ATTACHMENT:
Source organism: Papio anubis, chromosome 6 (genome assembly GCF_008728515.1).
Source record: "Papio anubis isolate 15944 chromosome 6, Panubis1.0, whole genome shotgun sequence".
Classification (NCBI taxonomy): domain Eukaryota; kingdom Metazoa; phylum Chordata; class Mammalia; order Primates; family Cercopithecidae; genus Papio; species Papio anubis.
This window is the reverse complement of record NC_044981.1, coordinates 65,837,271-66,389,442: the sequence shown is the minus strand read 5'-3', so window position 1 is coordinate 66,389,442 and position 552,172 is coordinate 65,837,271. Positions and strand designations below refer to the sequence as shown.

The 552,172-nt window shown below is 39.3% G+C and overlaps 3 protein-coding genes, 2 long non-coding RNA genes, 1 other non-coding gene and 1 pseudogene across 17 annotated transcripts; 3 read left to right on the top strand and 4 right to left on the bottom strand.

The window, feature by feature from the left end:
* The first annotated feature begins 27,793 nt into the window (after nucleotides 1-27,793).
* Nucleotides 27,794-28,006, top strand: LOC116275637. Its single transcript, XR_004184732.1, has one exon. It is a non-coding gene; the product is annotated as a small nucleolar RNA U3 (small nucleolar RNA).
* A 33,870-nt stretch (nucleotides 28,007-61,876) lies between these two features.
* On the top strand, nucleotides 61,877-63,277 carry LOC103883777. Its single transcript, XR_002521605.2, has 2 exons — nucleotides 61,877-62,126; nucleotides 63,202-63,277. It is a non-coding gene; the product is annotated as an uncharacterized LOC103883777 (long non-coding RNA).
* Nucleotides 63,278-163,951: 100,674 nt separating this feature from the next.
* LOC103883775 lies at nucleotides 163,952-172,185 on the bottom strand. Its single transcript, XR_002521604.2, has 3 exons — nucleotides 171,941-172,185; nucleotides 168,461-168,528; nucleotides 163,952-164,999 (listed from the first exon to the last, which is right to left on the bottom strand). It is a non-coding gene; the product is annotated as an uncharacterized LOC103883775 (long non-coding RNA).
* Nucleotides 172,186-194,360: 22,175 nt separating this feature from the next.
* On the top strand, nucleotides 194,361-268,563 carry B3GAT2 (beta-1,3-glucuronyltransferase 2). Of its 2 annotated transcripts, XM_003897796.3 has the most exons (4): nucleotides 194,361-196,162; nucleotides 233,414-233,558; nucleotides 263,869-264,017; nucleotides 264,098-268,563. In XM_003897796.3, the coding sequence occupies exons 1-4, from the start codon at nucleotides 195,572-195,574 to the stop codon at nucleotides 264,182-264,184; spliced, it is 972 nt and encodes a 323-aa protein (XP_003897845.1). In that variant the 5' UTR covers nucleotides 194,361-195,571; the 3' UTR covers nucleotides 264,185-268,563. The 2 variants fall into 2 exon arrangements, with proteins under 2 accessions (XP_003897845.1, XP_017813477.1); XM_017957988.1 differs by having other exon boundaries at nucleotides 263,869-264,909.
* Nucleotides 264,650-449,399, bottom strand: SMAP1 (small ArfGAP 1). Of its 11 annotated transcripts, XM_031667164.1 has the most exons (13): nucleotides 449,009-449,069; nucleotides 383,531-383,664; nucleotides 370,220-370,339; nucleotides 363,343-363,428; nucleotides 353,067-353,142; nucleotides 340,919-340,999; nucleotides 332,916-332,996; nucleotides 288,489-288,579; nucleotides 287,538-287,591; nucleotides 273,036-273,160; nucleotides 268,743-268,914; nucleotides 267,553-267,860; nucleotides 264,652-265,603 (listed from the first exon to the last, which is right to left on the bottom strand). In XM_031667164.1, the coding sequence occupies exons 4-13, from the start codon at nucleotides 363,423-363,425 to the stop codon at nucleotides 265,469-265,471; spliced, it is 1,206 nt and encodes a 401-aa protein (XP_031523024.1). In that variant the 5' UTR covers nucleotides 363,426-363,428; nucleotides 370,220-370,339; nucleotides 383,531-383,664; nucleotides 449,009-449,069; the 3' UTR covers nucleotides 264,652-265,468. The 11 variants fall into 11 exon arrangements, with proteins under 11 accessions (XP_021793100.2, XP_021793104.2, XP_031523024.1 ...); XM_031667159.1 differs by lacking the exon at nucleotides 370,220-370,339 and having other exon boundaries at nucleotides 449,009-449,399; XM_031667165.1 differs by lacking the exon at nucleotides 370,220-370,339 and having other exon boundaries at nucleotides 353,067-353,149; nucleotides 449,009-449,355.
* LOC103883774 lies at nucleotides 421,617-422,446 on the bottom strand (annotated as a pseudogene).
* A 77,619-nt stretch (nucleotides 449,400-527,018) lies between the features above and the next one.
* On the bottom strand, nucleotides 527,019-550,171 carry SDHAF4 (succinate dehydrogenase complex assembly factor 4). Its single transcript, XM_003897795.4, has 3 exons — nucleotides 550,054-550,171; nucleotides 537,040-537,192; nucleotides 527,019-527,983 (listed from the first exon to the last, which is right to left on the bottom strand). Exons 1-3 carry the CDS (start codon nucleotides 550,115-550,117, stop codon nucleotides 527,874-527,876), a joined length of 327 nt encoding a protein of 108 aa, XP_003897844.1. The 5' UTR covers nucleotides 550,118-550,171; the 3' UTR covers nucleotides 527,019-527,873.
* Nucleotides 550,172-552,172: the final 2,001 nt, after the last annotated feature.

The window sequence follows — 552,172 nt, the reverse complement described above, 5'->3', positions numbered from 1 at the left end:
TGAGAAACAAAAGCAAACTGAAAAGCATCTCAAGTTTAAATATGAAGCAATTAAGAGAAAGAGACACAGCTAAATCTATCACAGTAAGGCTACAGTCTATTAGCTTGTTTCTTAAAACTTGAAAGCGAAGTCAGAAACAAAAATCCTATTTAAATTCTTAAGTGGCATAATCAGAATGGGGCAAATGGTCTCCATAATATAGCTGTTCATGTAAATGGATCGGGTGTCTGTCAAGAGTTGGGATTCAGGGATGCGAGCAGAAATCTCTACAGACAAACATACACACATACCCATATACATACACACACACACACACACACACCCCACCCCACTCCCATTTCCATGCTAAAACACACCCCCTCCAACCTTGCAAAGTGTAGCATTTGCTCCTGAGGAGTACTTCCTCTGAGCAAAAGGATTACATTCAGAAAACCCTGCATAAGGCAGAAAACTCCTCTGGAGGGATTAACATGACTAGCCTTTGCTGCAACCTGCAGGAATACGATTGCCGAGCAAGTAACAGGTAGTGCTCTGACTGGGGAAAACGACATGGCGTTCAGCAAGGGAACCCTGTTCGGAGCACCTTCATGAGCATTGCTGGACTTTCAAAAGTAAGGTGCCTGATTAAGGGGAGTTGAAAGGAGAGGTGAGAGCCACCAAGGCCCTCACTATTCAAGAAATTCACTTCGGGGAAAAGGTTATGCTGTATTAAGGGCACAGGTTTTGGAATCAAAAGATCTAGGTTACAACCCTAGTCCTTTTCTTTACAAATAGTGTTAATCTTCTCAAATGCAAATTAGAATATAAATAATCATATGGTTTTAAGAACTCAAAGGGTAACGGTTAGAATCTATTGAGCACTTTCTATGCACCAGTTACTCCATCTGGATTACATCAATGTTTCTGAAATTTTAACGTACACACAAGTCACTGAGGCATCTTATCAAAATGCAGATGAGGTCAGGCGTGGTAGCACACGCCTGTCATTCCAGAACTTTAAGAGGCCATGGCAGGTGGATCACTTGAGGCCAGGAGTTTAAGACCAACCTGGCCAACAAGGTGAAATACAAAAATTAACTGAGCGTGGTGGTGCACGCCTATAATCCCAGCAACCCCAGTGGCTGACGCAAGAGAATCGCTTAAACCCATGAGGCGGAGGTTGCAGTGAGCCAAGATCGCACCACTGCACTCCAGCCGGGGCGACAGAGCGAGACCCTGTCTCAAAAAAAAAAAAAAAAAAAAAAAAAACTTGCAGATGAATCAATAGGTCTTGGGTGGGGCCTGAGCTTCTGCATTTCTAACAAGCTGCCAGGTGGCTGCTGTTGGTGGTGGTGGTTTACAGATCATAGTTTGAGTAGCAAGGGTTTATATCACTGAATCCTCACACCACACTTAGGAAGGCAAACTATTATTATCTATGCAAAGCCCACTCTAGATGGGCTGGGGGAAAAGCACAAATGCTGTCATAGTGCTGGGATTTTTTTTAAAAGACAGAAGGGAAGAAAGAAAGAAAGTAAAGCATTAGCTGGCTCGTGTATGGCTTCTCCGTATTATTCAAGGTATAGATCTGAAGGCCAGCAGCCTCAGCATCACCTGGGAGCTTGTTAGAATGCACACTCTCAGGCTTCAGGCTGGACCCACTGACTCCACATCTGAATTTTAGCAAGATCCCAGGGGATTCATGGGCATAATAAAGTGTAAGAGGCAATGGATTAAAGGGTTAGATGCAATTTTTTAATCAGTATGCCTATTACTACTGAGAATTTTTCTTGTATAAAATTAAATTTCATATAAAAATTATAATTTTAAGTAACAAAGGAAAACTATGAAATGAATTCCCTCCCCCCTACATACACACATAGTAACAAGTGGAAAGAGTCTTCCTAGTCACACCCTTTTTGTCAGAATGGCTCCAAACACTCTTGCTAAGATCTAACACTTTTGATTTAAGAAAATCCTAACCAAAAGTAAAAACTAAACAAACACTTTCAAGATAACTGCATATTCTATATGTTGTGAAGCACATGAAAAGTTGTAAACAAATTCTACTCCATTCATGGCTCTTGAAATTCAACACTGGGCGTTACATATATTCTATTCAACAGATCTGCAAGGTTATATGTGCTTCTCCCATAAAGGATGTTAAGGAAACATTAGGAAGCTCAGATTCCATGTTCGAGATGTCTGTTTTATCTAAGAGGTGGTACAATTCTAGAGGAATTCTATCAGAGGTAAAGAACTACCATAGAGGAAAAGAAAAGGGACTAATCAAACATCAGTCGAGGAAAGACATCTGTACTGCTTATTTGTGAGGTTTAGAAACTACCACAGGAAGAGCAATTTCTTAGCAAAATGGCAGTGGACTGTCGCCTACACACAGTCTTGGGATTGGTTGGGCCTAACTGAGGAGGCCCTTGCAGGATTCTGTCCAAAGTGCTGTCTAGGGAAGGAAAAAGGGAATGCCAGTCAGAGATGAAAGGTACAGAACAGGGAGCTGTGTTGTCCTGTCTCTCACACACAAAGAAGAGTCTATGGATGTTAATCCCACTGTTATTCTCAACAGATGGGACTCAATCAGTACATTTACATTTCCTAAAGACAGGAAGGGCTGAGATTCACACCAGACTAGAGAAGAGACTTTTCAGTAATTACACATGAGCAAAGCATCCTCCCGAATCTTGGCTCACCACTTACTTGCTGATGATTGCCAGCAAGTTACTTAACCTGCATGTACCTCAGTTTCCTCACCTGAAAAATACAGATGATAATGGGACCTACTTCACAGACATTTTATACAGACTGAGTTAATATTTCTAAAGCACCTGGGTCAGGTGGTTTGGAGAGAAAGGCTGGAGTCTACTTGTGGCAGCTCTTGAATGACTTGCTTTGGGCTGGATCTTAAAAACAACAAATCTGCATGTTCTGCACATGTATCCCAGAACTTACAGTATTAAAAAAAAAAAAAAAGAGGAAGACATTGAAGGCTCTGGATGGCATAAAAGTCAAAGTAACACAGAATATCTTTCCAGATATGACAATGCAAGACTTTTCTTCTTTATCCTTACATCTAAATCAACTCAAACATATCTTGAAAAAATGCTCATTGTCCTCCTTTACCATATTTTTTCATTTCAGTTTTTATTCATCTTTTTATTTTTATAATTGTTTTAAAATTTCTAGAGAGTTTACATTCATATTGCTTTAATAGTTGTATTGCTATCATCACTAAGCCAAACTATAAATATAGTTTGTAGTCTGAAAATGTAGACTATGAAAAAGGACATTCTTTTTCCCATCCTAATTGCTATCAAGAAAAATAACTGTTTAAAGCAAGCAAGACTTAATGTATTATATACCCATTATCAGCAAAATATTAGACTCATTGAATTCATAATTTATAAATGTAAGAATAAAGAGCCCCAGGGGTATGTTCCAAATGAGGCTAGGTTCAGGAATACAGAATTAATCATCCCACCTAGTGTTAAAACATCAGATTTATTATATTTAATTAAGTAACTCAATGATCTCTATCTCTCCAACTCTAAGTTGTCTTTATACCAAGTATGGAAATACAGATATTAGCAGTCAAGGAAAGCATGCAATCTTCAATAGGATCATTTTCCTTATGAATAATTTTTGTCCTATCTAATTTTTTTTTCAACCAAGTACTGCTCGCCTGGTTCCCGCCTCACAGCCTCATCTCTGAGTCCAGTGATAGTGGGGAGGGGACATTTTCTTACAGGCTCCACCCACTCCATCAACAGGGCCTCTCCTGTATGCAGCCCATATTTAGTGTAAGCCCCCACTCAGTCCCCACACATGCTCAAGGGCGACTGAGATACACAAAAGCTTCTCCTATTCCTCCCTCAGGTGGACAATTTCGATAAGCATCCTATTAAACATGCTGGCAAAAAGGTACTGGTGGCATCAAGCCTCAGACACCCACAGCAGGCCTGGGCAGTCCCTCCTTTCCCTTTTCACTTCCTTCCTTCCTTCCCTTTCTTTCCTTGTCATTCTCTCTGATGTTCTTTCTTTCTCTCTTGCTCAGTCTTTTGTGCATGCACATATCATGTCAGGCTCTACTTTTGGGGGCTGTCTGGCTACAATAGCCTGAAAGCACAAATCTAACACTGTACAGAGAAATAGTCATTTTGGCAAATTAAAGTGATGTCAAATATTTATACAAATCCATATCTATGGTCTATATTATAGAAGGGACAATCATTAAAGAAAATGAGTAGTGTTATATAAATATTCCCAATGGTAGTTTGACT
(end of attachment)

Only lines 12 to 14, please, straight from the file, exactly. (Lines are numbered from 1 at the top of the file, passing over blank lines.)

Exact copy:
* LOC103883775 lies at nucleotides 163,952-172,185 on the bottom strand. Its single transcript, XR_002521604.2, has 3 exons — nucleotides 171,941-172,185; nucleotides 168,461-168,528; nucleotides 163,952-164,999 (listed from the first exon to the last, which is right to left on the bottom strand). It is a non-coding gene; the product is annotated as an uncharacterized LOC103883775 (long non-coding RNA).
* Nucleotides 172,186-194,360: 22,175 nt separating this feature from the next.
* On the top strand, nucleotides 194,361-268,563 carry B3GAT2 (beta-1,3-glucuronyltransferase 2). Of its 2 annotated transcripts, XM_003897796.3 has the most exons (4): nucleotides 194,361-196,162; nucleotides 233,414-233,558; nucleotides 263,869-264,017; nucleotides 264,098-268,563. In XM_003897796.3, the coding sequence occupies exons 1-4, from the start codon at nucleotides 195,572-195,574 to the stop codon at nucleotides 264,182-264,184; spliced, it is 972 nt and encodes a 323-aa protein (XP_003897845.1). In that variant the 5' UTR covers nucleotides 194,361-195,571; the 3' UTR covers nucleotides 264,185-268,563. The 2 variants fall into 2 exon arrangements, with proteins under 2 accessions (XP_003897845.1, XP_017813477.1); XM_017957988.1 differs by having other exon boundaries at nucleotides 263,869-264,909.